G'day all, PRODUCER and I have decided to put some structure around our work on Yugoslavia in WWII articles by creating a special project we are calling Operation Bora, the first stage of which is setting the scene for what happened in Yugoslavia between 1941 and 1945 through Yugoslav coup d'état, this article and a new article provisionally titled Occupation of Yugoslavia, which we intend will be the first of a series of Good topics. 23 editor and Thewanderer have already joined us, and we are keen to identify other editors who may be interested in contributing, with the idea of eventually formalising the special project as a joint endeavour of WikiProject Military History and WikiProject Yugoslavia. So feel free to let either of us know if you are interested. The more the merrier! Regards, Peacemaker67 (send... over) 07:02, 11 May 2013 (UTC)

Fatutta and Covelli[edit]

G'day all, most of the citations to this article lack page numbers and I have been unable to find this article online. Even the journal itself appears to be pretty obscure. I'm considering removing it completely from the article on the basis of lack of verifiability. Can anyone access a copy? Cheers, Peacemaker67 (send... over) 11:17, 11 May 2013 (UTC)

Hi Guys. I've got both the January and May 1975 issues of the Swiss International Magazine of Armies & Weapons. Fatutta and Covelli's article provided scarce English language detail of the Axis invasion of Yugoslavia in 1941. The articles contained primary (mainly Italian)sources and detailed Yugoslav and Axis forces, including the obscure Albanian and Adriatic theatres. I was a newb editor at the time, so I'm happy to dig them out and update/correct the referencing. Oz Cro (talk) 14:36, 11 May 2013 (UTC)
That'd be great. Nothing against them, we're just going to need pages in the citations. Cheers, Peacemaker67 (send... over) 14:40, 11 May 2013 (UTC)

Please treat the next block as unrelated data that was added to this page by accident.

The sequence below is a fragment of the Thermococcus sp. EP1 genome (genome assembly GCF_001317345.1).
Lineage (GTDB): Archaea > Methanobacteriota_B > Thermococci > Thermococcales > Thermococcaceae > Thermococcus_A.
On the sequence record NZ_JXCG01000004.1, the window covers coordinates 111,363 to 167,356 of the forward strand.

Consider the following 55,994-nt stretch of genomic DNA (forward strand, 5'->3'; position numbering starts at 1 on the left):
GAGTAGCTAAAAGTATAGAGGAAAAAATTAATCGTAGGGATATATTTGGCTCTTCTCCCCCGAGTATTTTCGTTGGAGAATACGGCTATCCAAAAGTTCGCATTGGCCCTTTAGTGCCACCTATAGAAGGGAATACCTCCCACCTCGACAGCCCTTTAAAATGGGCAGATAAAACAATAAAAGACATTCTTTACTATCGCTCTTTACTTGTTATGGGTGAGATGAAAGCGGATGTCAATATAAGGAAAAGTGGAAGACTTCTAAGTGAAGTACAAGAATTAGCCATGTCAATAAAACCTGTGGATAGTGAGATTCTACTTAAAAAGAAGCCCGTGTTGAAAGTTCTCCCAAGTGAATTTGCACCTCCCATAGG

Yugoslav tank and aircraft strengths[edit]

There appear to be conflicting sources on the numbers of tanks and aircraft on the Yugoslav ORBAT on 6 April 1941. However, that is not an excuse to impose the numbers from one source over another. If there is a range in reliable sources we show the range and provide all the conflicting sources. On face value I can see no reason why numbers provided by Shores, Cull and Malizia or Tomasevich would be superior to Zajac (or other reliable sources). I will be revising the infobox to reflect the ranges. Peacemaker67 (send... over) 00:48, 18 May 2013 (UTC)

Query for Serbo-Croat language editors re: abbreviation for Royal Yugoslav Air Force (JKRV or VVKJ)[edit]

G'day all, just a query about the change of abbreviation for the Royal Yugoslav Air Force. Shores, Cull and Malizia (in [2]) use the term JKRV (ie Jugoslovensko kraljevsko ratno vazduhoplovstvo), however,I understand Ciglic uses VVKJ (ie Vazduhplovstvo Vojske Kraljevine Jugoslavije) (in [3]). I am not really fussed which one we use, as they both appear to be used in reliable sources, but we should probably agree on one and those who can speak the lingo should probably achieve some consensus on their relative grammatical merit. Regards, Peacemaker67 (send... over) 13:03, 16 June 2013 (UTC)

Good point. Looking at the list below, I noticed that Shores' 1987 work used JKRV whilst Ciglic, Savic and Frka all used VVKJ in their later (2007, 2002 and 2001 respectively) works. Also, they have been published in different countries by different publishers. My understanding is that VVKJ literally tranlated means Royal Yugoslav Army Airforce, analagous, I suppose, to the USAAF.
  • Ciglic, Boris; Savic, Dragan (2007). Dornier Do 17: The Yugoslav story, Operational Record 1937-1947. Belgrade: Jeroplan. ISBN 978-86-909727-0-8.